My biggest takeaway from 10+ years working in algo trading is a visceral sense of how everything is in motion. The software we build relies on libraries and tools which are constantly changing. The hardware stack, from the telecom infrastructure to the processor cache, improves every year. The exchange’s rules are subject to revision, along with their software approximations of those rules. The people in the business move between institutions, and institutions themselves come and go. Nothing stands still — everything is constantly inching forward, or at least in some direction.
When we find a solution to a real-world problem, we create an intrinsically-unstable piece of knowledge. The knowledge is unstable because it relies on lots of other parts standing still. But all those little parts are themselves subject to the wheel of change. When we have an insight and want to take advantage of it, it helps to remember that the knowledge is time-sensitive and decaying. The knowledge is pointing to “things” but those things aren’t static — mere patterns that are soon to be memories. Eventually, everything rearranges and most knowledge becomes obsolete. We can piss or get off the pot, and if we stick around long enough the pot will disappear.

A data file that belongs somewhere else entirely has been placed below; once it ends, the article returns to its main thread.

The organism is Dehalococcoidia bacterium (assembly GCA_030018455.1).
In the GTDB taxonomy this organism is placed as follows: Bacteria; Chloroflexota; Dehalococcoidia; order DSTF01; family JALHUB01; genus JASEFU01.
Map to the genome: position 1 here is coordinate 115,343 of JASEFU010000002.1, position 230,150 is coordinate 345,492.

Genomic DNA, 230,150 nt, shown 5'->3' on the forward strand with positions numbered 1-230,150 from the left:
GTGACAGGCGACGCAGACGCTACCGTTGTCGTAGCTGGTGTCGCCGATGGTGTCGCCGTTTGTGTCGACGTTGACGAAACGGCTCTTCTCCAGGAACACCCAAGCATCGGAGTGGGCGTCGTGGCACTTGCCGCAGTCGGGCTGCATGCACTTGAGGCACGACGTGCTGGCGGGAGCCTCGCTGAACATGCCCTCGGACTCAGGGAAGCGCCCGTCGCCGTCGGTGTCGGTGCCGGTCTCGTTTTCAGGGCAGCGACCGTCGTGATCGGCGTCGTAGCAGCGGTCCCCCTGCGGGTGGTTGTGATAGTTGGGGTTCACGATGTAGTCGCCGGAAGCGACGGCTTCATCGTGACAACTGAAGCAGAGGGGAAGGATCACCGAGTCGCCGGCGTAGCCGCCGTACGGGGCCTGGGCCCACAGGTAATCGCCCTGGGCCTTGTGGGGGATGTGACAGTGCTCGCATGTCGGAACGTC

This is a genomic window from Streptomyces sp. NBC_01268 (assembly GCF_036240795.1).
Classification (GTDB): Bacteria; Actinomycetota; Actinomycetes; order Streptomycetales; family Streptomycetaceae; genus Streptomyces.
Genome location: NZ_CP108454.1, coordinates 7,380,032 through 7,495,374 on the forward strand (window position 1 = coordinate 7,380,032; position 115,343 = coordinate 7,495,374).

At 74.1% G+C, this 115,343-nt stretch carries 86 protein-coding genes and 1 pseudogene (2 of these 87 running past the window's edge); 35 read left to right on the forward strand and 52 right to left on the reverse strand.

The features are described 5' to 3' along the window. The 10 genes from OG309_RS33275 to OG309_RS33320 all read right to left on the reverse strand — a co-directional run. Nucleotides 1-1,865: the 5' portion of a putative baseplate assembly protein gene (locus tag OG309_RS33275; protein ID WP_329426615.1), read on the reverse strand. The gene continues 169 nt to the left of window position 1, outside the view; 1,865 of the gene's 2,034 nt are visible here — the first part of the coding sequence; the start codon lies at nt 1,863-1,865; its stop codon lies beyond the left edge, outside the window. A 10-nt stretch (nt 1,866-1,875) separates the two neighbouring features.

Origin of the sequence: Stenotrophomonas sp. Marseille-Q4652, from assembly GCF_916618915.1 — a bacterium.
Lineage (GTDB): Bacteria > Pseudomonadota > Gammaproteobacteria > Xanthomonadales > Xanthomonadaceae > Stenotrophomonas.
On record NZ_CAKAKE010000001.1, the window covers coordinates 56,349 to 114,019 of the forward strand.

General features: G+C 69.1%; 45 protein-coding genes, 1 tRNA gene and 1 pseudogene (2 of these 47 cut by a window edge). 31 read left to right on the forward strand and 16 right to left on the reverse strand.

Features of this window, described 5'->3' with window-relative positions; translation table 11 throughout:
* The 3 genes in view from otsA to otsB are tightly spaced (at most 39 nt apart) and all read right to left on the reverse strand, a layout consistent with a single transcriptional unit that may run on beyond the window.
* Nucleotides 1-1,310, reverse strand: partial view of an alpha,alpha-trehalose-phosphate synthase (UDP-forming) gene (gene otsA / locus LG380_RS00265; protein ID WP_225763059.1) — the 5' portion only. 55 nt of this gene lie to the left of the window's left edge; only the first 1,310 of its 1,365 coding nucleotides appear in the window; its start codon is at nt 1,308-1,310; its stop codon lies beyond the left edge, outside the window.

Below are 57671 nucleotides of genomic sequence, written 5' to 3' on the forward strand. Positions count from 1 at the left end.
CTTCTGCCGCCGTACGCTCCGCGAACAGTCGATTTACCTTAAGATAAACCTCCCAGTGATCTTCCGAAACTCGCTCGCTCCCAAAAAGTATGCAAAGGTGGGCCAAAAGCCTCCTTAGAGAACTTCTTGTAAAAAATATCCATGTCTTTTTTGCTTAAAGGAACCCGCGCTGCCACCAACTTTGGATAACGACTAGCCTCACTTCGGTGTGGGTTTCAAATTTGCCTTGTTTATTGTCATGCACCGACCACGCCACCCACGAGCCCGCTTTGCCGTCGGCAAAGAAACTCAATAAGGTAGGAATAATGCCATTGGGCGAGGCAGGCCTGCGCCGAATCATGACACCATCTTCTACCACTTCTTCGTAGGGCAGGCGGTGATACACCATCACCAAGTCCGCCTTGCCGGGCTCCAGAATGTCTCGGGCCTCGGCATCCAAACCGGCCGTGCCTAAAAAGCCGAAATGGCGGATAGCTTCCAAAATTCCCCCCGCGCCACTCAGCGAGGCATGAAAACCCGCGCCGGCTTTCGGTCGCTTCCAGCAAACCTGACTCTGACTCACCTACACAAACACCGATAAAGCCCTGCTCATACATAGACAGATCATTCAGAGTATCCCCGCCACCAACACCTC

I rarely beat myself up for trying and failing, whereas in retrospect the prospect of failure feels very scary. Failure can often be made less costly than the suffering we later call upon ourselves for failing to act.
Also published on Medium.